Post # 8
7974 posts
Bumble Beekeeper
  • Wedding: October 2013

i have 2 children conceived by IVF.  it was a long stressful journey.  i joined local and online support groups.  surrounding myself with people going through the same thing helped me feel less alone.  resolve, the national infertility association is a great resource.  i was on their message boards and joined a local support group, plus the support group through my RE;s clinic.  i am still friends with many of those that i met in the support groups.

Post # 10
9341 posts
Buzzing Beekeeper

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@penguin14:  I’ll add, I don’t think it’s terrible for you to be frustrated with your husband about dragging his feet on the SA. My husband had to do many of them (male factor infertility) and I get that giving yourself a dry handjob in a hospital room is awkward, but it’s nothing compared to shots, hormones, egg retrieval surgery, embryo transfer, more shots, more hormones, and then….if you’re lucky….growing a whole-ass HUMAN from SCRATCH and expelling it from your body only to keep it alive with your boobs while trying to heal yourself. Just jerk off in the cup man. 

Post # 12
650 posts
Busy bee
  • Wedding: June 2019

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@penguin14:  I totally understand your feeling about the potential mfi. IMO Mfi seems much easier to “treat” than female factor especailly diminished reserve or egg quality issues. I’m not any kind of expert but with borderline results there may be lifestyle changes abs supplements he can take for a few months to improve results. If that doesn’t work, iuis can be effective for mild male factor and are much cheaper than Ivf. 

Post # 13
3888 posts
Honey bee
  • Wedding: July 2018

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@penguin14:  MFI really can vary. If there is a structural or hormonal cause, that can sometimes be addressed and fixed so natural conception can occur. If the MFI is mild, sometimes IUI can work. Otherwise, if the MFI is relatively significant, IVF is the standard. Sorry you’re going through this. Infertility is the absolute worst.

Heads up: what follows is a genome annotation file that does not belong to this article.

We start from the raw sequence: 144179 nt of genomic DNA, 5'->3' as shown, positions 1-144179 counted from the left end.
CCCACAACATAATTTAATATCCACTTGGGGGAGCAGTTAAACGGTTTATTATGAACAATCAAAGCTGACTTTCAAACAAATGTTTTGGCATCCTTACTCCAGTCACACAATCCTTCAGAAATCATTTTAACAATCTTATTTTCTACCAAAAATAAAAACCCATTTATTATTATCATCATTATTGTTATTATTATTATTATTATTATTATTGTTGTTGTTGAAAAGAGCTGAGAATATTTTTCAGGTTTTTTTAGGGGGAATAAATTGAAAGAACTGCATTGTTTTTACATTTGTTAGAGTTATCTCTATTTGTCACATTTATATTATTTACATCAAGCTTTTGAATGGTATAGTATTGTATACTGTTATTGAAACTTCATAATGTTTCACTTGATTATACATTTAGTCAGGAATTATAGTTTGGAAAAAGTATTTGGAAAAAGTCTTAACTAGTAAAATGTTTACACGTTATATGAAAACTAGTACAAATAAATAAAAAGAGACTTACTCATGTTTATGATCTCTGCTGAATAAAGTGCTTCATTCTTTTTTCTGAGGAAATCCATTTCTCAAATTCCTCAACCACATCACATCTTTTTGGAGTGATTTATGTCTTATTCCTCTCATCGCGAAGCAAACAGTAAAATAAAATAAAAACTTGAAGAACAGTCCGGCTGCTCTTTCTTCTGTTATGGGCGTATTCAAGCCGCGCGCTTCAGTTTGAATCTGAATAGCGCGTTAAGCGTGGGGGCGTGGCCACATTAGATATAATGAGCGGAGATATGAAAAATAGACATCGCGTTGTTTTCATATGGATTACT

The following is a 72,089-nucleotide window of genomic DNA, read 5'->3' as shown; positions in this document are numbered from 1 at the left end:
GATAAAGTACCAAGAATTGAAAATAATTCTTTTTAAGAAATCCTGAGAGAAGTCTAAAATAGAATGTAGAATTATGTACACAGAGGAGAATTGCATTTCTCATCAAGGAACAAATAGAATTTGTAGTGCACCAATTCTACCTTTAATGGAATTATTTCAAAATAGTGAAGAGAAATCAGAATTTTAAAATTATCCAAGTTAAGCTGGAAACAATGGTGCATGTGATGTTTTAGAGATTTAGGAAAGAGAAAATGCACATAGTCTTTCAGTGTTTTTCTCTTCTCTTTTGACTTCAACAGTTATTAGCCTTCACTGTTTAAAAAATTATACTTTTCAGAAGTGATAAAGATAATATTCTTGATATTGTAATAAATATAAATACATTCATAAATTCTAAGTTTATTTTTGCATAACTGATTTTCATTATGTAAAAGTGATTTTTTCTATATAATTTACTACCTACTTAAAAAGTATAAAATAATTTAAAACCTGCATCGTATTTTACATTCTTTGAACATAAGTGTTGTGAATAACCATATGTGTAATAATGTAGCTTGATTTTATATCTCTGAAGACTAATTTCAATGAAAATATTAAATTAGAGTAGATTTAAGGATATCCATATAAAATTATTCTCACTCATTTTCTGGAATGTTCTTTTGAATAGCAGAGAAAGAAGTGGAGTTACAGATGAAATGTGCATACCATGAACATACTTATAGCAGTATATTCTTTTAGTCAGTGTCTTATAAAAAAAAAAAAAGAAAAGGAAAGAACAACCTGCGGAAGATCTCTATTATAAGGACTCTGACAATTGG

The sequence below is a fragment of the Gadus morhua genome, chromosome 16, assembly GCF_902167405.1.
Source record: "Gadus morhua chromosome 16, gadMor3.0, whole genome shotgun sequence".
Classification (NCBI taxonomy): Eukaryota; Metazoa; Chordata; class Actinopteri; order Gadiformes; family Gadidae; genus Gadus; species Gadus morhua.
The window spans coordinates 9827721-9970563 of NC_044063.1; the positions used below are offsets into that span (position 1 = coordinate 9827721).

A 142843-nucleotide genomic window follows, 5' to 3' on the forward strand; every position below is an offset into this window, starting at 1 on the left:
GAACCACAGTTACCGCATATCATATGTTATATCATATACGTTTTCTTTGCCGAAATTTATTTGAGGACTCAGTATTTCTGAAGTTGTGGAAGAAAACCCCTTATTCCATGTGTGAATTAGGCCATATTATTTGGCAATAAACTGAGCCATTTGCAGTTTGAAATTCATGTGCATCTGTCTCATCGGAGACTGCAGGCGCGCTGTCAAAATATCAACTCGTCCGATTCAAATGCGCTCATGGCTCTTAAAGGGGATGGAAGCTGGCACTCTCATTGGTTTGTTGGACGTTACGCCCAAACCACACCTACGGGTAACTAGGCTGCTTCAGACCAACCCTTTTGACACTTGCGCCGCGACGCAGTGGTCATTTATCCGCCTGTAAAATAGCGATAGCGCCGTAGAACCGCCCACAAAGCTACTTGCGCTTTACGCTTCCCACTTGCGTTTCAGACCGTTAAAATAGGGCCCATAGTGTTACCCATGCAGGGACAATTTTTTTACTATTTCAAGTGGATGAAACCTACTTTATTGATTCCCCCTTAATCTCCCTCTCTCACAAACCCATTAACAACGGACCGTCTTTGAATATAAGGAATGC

Post # 14
1191 posts
Bumble bee
  • Wedding: October 2013

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@penguin14:  Im sorry you are going through this! I can relate…we ended up needing to do fertility treatments as well.  We did 5 iuis all failed but 1 was ectopic and 3 ivf transfers 1st one resulted in a missed miscarrage but the other 2 resulted in my daughter and son! It took us 2 years of fertility treatments to have a baby. So i completly i understand feeling anxious and stressed. I did as well. I actually withdraw a lot from family and friends because no matter how hard they tried they couldnt relate and would usually end up saying things that were unhelpful. We also decided to forgo several vacations because of the financial burden ivf was. 

I was also in your boat feeling like the bulk of fertility stress was on me. Even though DH wanted a baby as well I toook each se back much much harder then he did. Probably bc I was the one having to do all the appointments, injecting myself with hormones  etc.

I did get better with managing my stress. I did acupuncture which really calmed me down and I also did meditation. That helped me calm my anxiety whenever it was at a high!

Other then that eventually I just started enjoying life again. We decided to take smaller less expensive trips, i started to see friends, and family more. It helped a lot but it took me a while to get there. 

Once I had my first baby, I thought doing a transfer to try to have second wouldnt be as stressful and true….it wasnt as stressful but was surprised all the old anxiety it brought back so I had to start my meditation and acupuncure again.


I really hope eveything works out for you guys!!! Try to still enjoy your life if you can and dont like fertility issues take up your whole life! I know easier said then done!!